The Dossier: Relegation rivals prove West Ham could be better off without Allardyce

Although the Hammers' public backing for their boss is commendable, the likes of Crystal Palace, Sunderland and Fulham show that a fresh approach can be key to survival
By Alex Young

Traditionally the biggest tell-tale sign that a manager is under pressure is a public backing from a club's owners. The dreaded 'vote of confidence'. The apparent need to tell the world that, in fact, their employee is doing a good job and has their support often speaks volumes about the real concerns lurking just below the surface.

Sam Allardyce was the latest to be afforded such a privilege, with West Ham co-chairmen David Gold and David Sullivan underlining their faith in their manager and even detailing their troubles with injuries and positive transfer news to appease the fans.


15. Norwich
16. Fulham
17. Cardiff
18. Crystal Palace
19. West Ham
20. Sunderland






Scorn can easily be thrown in the direction of Upton Park but the fact remains that Gold and Sullivan’s backing is commendable. They are attempting to allay Allardyce’s fears in the hope that he can concentrate on and improve on-field matters.

After all, the likes of Malky Mackay could only wish for such support when Cardiff City owner Vincent Tan told his former manager to resign or be sacked. Naturally Mackay chose the latter and was shown the door, along with a hefty pay-off.

But when really is the right time to call it a day and turn over a new leaf? When is change good?

So far this season, six Premier League managers have left their clubs - be it by mutual consent or not-so-mutual consent - with four of those clubs currently occupying the bottom five places in the league standings; Sunderland, Fulham, Cardiff and Crystal Palace.

Starting with the league’s bottom side, Sunderland, Paolo Di Canio was dismissed on September 23 after a return of just one point from their opening five league games. The Black Cats still reside in 20th place but with a healthier return of 14 points from 20 games - with Gus Poyet leading them to 13 points from his 15 games in charge.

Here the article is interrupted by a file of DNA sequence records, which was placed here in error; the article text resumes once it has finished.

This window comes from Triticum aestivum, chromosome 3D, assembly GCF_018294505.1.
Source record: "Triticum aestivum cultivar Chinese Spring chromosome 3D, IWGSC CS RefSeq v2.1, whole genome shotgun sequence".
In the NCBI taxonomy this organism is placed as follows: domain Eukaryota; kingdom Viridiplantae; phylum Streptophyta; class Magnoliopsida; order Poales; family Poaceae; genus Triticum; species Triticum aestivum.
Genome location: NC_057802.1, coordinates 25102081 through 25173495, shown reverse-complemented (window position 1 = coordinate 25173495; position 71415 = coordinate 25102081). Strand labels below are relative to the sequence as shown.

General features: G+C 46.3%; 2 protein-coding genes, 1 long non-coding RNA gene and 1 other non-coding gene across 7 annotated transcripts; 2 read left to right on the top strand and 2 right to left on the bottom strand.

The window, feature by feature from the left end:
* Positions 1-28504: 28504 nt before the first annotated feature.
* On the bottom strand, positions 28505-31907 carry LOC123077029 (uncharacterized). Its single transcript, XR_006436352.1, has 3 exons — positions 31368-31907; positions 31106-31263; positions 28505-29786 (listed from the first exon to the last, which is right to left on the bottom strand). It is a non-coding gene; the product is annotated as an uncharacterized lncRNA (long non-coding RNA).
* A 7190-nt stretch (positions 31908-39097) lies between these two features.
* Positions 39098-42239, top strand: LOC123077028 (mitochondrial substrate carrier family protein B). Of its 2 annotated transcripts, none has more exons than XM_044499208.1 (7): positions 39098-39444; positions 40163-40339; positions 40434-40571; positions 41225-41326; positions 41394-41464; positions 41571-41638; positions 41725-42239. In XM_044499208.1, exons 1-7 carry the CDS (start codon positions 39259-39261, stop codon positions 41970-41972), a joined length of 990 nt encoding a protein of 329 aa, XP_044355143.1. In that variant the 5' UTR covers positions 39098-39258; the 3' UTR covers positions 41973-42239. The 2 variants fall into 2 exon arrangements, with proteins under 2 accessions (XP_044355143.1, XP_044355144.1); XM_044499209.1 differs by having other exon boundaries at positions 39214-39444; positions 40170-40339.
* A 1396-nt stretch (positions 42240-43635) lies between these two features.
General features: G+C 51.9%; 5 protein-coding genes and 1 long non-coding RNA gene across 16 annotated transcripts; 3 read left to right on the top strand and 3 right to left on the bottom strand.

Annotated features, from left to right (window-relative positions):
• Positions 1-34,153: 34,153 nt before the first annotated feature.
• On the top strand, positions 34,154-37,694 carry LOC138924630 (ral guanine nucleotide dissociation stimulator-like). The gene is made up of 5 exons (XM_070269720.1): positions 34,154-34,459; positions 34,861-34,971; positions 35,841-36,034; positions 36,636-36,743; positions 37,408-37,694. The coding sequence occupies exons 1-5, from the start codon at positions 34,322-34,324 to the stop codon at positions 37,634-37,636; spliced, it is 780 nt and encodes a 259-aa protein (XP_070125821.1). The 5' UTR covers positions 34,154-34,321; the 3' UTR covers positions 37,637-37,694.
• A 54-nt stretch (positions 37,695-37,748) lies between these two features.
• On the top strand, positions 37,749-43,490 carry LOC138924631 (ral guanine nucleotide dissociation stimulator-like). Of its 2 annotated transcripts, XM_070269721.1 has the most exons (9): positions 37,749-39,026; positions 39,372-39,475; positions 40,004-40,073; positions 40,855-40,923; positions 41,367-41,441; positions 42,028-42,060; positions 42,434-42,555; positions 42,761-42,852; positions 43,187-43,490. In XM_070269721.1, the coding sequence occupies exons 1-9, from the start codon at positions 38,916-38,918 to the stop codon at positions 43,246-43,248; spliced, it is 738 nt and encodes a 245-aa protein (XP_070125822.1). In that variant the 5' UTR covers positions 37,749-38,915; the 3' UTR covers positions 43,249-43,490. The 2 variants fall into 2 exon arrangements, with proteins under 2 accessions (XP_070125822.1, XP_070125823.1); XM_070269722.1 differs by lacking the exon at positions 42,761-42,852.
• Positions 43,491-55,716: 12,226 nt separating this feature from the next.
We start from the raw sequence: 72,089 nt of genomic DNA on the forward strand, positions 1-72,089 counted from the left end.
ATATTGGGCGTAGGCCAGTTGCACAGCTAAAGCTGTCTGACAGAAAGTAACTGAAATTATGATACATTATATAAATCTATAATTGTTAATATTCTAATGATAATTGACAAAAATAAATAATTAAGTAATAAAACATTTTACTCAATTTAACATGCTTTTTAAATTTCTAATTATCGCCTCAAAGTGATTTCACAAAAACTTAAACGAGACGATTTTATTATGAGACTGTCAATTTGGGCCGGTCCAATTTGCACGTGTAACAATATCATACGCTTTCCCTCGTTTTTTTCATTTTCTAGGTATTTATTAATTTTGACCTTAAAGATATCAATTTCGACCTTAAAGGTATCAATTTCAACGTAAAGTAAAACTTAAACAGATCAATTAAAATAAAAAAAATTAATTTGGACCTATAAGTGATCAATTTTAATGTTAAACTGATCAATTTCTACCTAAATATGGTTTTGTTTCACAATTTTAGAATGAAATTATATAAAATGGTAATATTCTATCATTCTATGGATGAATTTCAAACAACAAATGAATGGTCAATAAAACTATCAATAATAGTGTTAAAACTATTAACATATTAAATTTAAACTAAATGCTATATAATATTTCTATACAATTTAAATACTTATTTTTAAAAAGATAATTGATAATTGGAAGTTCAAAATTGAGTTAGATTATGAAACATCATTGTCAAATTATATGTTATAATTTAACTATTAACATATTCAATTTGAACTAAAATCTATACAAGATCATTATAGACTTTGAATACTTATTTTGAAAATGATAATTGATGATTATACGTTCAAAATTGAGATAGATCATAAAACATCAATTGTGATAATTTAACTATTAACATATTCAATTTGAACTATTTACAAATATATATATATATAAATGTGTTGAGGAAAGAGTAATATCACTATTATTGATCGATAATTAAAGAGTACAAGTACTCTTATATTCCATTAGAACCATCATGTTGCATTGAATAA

Poyet immediately altered Sunderland’s style of play, ditching the formulaic two-up-top approach the Italian utilised, with a slightly more defensive-minded lone striker supported by the likes of Fabio Borini, Sebastian Larsson and Emanuele Giaccherini out wide - while reducing the pressure to perform on the likes of Adam Johnson - who went from playing every minute this season under Di Canio to playing the full 90 minutes just once in the Premier League since the Uruguayan took over.

The former Brighton manager also reinstated Phil Bardsley and Lee Cattermole. The latter made just one appearance under Di Canio this season and was stripped of the captaincy, but has made 11 since Poyet’s appointment. The manager recently said he had "no words high enough" to praise the midfielder.

But the true revelation of Poyet’s tenure has been the resurgence of Bardsley. The defender was suspended by Di Canio following a string of off-field troubles but has been an ever-present under the new manager. Indeed, he is now the club’s joint-top scorer with three goals and was instrumental in Sunderland’s 2-1 victory over Manchester United on Tuesday night.

Poyet’s answer to Sunderland’s problems was to give the squad a much-needed fresh start, and it’s worked.
Fulham is a tough one. Results have evidently improved, even performances have more vigour than the last few under Martin Jol but the 6-0 embarrassment at the hands of newly-promoted Hull is an unavoidable black spot as Rene Meulensteen otherwise manages to steady the ship.











The Cottagers were unlucky in defeat at Craven Cottage to Tottenham in the Dutchman’s first game in charge, with a man-of-the-match display from Hugo Lloris seeing the home side end up empty-handed, but a much-improved performance from Dimitar Berbatov guided the team to victory over Aston Villa three days later - ending a run of seven consecutive defeats.